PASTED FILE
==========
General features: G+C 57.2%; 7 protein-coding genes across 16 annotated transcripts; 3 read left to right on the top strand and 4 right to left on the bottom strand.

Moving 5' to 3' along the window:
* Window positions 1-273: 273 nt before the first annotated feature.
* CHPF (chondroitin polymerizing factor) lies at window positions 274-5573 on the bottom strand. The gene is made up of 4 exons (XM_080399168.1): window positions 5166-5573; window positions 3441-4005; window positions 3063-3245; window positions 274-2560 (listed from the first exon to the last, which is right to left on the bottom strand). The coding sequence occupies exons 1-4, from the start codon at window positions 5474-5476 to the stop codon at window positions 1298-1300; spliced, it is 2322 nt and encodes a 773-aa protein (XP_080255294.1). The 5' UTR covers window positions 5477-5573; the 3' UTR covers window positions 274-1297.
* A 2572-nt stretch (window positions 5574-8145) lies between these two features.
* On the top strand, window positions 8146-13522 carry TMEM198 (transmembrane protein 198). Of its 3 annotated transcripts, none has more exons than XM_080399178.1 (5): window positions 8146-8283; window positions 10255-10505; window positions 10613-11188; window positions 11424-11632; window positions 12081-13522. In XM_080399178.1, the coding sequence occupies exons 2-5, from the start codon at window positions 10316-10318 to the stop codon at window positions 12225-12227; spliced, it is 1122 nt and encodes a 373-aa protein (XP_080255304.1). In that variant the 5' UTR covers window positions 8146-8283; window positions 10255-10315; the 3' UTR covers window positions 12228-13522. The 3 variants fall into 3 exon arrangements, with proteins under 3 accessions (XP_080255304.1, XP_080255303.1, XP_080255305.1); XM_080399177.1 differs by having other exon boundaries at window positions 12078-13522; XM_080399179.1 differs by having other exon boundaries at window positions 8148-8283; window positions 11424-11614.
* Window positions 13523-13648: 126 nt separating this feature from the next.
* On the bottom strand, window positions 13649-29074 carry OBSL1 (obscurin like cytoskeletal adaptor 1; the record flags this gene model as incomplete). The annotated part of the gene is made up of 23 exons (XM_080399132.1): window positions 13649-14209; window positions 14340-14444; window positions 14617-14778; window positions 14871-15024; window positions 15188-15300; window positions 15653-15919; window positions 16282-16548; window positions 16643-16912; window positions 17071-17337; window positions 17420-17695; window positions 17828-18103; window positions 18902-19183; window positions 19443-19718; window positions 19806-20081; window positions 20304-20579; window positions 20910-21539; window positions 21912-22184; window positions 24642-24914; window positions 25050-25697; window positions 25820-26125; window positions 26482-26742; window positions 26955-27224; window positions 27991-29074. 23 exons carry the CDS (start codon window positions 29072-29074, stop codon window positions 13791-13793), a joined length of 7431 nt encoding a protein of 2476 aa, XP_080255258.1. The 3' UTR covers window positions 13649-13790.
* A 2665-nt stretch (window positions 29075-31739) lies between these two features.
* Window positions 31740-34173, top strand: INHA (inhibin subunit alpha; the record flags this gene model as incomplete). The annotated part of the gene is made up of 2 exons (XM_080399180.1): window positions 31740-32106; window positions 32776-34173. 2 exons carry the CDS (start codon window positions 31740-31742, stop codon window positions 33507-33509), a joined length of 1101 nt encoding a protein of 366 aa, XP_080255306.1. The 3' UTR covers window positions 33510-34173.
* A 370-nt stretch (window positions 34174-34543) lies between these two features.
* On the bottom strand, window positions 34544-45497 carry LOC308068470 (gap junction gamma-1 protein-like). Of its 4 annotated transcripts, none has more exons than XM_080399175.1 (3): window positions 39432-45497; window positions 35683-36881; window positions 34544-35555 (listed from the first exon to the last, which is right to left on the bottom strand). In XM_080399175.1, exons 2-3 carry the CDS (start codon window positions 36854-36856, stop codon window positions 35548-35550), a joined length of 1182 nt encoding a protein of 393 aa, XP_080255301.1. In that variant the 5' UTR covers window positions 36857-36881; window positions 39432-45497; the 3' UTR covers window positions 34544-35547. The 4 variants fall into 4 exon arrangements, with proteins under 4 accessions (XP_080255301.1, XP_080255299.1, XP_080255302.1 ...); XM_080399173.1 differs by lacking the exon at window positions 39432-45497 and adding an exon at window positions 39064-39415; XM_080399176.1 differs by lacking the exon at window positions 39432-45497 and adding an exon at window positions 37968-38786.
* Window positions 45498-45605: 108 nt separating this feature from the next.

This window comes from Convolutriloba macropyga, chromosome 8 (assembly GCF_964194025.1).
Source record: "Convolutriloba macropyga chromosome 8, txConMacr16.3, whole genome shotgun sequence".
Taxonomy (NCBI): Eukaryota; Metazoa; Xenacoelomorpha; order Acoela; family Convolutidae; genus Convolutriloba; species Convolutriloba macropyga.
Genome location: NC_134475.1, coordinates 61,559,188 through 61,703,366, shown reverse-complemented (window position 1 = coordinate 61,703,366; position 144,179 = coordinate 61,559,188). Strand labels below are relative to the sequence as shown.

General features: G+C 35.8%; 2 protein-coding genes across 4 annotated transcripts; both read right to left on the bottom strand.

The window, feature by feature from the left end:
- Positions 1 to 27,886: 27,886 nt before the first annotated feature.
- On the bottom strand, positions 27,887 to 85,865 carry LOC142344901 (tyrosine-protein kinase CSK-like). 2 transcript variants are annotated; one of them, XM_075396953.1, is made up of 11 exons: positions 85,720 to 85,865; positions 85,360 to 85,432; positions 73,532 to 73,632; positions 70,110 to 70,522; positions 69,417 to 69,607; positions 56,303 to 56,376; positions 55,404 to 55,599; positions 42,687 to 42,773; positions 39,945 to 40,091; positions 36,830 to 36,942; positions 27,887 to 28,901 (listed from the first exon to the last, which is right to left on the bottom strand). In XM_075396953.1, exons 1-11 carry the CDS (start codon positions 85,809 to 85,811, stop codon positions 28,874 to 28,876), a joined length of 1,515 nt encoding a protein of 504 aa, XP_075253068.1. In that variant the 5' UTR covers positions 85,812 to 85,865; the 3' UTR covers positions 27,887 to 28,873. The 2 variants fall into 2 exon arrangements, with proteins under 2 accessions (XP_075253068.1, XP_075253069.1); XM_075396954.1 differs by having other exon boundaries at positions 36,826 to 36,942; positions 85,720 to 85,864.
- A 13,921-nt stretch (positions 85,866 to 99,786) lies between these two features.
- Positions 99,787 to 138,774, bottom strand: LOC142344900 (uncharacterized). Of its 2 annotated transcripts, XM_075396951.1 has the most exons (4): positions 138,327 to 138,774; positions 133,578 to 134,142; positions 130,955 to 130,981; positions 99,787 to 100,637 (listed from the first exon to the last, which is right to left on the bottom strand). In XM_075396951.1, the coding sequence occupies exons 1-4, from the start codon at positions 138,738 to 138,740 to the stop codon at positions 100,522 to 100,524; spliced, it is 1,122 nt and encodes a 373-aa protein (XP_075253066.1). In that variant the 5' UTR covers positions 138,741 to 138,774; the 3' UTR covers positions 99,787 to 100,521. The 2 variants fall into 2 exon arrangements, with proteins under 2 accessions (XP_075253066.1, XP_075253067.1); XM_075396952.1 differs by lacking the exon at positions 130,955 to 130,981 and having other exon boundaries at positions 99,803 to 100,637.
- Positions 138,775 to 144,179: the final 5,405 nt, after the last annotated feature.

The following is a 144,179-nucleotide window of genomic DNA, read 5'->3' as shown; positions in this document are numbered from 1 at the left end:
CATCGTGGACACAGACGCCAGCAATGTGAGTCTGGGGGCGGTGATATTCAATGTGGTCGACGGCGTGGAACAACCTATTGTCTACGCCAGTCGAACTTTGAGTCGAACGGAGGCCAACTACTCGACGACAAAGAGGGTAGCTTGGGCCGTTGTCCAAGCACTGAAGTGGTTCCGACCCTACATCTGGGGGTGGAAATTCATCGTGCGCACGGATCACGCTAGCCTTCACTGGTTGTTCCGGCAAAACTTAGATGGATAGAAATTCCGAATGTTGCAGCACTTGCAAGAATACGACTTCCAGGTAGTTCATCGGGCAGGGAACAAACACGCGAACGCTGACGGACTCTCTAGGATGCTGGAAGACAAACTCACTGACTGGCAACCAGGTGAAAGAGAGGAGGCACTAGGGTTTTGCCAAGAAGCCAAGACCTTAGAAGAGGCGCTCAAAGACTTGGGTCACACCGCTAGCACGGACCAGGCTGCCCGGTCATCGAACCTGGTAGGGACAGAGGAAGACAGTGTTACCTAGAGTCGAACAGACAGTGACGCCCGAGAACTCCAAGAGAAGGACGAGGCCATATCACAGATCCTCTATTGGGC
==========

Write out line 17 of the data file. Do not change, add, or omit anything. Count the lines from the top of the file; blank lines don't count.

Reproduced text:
Genome location: NC_134475.1, coordinates 61,559,188 through 61,703,366, shown reverse-complemented (window position 1 = coordinate 61,703,366; position 144,179 = coordinate 61,559,188). Strand labels below are relative to the sequence as shown.